I’m not a lawyer.  I haven’t studied law.  I am not qualified to give legal advice to anyone.  But I do possess a modicum of common sense and that is what I am relying on here.

If Jose Baez wanted the jury to believe a single word of the scenario he painted in his opening statement, wouldn’t he have served his client better if the defense consistently reinforced that theory throughout cross examination?

He said that Caylee died as a victim of accidental drowning.  He insisted that George Anthony, whom he alleged molested his own daughter, disposed of the body of his granddaughter.  He suggested that George put the duct tape on Caylee’s mouth and nose after her death to frame Casey.

Why hasn’t he approached the state’s evidence in the same way?  When witnesses testified to the smell in the trunk of the car, why did he question the existence of a decomposing body in the vehicle?  Why didn’t he ask: Did you find any evidence to prove who placed that body in the trunk?; Do you know if Casey was the sole operator of the car after the body was placed in it?

When witnesses testified about the duct tape, why did the defense question if it were actually on the skull when the remains were found?  Why didn’t they ask: Did you find any evidence of who placed that duct tape on her face?  When Dr. Jan Garavaglia said, “There is no reason to put duct tape on [a child’s] after they die,” why didn’t the defense ask her about the motive of framing another person for a crime?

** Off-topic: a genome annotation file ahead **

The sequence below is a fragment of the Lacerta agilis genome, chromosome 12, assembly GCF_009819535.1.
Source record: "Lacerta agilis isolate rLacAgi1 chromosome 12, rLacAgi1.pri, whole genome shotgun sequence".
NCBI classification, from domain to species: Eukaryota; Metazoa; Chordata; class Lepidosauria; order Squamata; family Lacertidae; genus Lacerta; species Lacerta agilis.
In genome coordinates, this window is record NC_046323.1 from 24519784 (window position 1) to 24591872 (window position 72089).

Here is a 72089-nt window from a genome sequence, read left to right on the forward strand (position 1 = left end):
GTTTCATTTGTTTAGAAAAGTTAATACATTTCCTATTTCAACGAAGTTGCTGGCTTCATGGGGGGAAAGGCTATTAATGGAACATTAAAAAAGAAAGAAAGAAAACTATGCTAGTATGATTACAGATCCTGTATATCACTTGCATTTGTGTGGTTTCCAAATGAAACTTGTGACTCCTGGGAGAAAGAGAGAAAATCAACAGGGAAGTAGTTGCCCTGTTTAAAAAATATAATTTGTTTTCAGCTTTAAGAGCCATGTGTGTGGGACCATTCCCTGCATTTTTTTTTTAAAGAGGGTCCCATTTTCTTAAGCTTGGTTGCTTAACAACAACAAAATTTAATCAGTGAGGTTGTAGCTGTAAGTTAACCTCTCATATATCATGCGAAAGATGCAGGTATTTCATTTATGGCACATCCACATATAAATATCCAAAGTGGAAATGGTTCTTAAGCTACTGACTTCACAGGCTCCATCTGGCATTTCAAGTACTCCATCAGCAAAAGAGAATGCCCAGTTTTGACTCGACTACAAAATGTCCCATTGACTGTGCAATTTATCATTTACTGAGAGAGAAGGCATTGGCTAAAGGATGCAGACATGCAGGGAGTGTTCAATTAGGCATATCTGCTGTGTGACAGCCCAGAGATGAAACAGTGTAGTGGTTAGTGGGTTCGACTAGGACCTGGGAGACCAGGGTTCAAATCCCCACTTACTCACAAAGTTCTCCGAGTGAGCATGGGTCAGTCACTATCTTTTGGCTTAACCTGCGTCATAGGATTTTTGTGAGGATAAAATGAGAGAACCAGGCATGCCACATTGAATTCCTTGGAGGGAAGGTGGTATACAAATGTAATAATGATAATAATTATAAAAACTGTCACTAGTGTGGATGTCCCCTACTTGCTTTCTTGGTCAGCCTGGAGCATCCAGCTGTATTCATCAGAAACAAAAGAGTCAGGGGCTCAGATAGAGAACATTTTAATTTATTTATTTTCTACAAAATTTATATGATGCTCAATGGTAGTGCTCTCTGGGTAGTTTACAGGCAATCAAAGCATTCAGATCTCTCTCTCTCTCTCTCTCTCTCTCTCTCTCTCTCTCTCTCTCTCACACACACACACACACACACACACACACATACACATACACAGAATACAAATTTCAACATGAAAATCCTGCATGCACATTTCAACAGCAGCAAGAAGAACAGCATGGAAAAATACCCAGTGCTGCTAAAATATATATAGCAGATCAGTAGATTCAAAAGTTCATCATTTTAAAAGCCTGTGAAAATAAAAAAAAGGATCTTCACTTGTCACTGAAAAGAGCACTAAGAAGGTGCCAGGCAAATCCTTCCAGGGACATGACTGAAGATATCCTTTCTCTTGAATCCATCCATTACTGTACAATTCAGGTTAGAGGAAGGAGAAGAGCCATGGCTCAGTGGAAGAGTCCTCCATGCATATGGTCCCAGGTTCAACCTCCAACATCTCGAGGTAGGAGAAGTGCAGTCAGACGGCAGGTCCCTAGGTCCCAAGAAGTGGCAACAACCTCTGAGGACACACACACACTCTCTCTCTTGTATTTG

When witnesses testified about the similarity black garbage bags in the Anthony home and the black garbage bags at the recovery scene, why didn’t the defense ask if there was any physical evidence to indicate exactly whose hands pulled from the box and used them to conceal the body of Caylee Anthony?

The only conclusion I can reach is that there is absolutely no credibility in anything the defense presented in its opening statement and they know it.  They don’t use it as a shield to protect their client because they are well aware that there was not a single piece of truth in their argument.  If there were, they would embrace the evidence that could be construed to support their version of events.

But they have not done so.

I’ve served on juries, including, on one occasion, a murder trial.  And as a former juror, I can call on my experience and say without doubt that many jurors spot inconsistencies from the attorneys at trial.  Many use it as a method of weighing the credibility of the testimony.  When one side is inconsistent, they grant the other side credibility and jurors often reach a verdict based on whom they believe.

The defense inconsistency looks bad for Baez’s client but it may be the just the flaw in their presentation that the jury needs to find justice for Caylee Marie Anthony.